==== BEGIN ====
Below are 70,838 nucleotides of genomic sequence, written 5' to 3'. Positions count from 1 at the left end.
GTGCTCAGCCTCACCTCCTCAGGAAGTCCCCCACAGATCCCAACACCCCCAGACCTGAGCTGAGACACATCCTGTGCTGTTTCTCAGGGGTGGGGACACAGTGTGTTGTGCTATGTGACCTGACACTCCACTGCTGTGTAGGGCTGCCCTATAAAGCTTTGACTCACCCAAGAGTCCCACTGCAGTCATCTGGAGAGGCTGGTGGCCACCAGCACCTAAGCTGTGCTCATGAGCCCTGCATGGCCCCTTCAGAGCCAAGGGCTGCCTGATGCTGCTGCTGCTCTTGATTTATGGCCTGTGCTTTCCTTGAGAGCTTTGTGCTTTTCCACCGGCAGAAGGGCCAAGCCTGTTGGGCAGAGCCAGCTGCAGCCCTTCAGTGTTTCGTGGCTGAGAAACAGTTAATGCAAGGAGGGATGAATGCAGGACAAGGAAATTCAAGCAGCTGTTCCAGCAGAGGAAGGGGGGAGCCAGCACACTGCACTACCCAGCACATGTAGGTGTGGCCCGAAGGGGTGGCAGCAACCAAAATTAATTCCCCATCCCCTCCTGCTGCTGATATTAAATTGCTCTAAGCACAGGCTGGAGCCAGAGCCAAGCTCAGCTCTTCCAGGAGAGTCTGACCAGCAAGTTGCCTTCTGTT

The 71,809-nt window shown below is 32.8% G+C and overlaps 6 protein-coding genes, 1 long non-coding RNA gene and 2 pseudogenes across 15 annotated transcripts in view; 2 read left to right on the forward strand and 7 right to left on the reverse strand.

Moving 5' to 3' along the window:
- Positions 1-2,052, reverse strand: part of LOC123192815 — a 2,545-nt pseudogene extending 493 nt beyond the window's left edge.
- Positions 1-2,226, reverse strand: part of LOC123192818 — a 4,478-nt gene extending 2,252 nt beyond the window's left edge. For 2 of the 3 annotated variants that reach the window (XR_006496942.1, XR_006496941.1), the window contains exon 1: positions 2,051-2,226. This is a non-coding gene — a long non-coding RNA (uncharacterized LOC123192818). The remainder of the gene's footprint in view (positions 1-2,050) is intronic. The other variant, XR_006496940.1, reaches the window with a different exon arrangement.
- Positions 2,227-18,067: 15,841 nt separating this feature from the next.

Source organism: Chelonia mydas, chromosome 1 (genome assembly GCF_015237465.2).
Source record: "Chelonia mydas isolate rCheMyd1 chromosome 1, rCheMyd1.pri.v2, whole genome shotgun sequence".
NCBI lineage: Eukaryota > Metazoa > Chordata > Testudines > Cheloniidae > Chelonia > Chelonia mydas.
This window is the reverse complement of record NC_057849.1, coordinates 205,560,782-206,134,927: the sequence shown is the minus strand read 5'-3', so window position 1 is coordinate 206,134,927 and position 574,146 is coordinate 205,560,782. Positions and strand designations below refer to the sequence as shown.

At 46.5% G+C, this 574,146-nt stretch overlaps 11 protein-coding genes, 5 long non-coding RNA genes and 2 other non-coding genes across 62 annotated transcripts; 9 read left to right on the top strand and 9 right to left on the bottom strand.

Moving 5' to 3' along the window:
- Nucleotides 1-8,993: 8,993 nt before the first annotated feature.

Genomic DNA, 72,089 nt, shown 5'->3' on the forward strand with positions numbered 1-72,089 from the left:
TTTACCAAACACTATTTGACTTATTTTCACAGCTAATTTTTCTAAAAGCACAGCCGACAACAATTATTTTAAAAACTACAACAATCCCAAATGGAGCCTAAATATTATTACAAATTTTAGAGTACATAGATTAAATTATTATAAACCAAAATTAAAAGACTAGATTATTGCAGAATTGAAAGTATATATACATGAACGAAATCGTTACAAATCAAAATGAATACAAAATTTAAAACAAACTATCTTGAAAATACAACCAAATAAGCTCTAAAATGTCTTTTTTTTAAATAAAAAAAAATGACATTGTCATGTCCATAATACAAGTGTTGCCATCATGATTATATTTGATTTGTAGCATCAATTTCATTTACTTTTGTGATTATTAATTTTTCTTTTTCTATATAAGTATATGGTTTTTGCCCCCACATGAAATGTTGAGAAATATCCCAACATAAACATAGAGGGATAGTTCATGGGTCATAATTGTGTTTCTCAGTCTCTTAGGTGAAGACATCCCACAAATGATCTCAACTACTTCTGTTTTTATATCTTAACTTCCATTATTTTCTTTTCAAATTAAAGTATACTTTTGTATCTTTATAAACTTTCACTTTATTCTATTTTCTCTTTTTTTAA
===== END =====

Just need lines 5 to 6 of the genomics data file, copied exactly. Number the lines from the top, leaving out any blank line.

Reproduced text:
- Positions 1-2,052, reverse strand: part of LOC123192815 — a 2,545-nt pseudogene extending 493 nt beyond the window's left edge.
- Positions 1-2,226, reverse strand: part of LOC123192818 — a 4,478-nt gene extending 2,252 nt beyond the window's left edge. For 2 of the 3 annotated variants that reach the window (XR_006496942.1, XR_006496941.1), the window contains exon 1: positions 2,051-2,226. This is a non-coding gene — a long non-coding RNA (uncharacterized LOC123192818). The remainder of the gene's footprint in view (positions 1-2,050) is intronic. The other variant, XR_006496940.1, reaches the window with a different exon arrangement.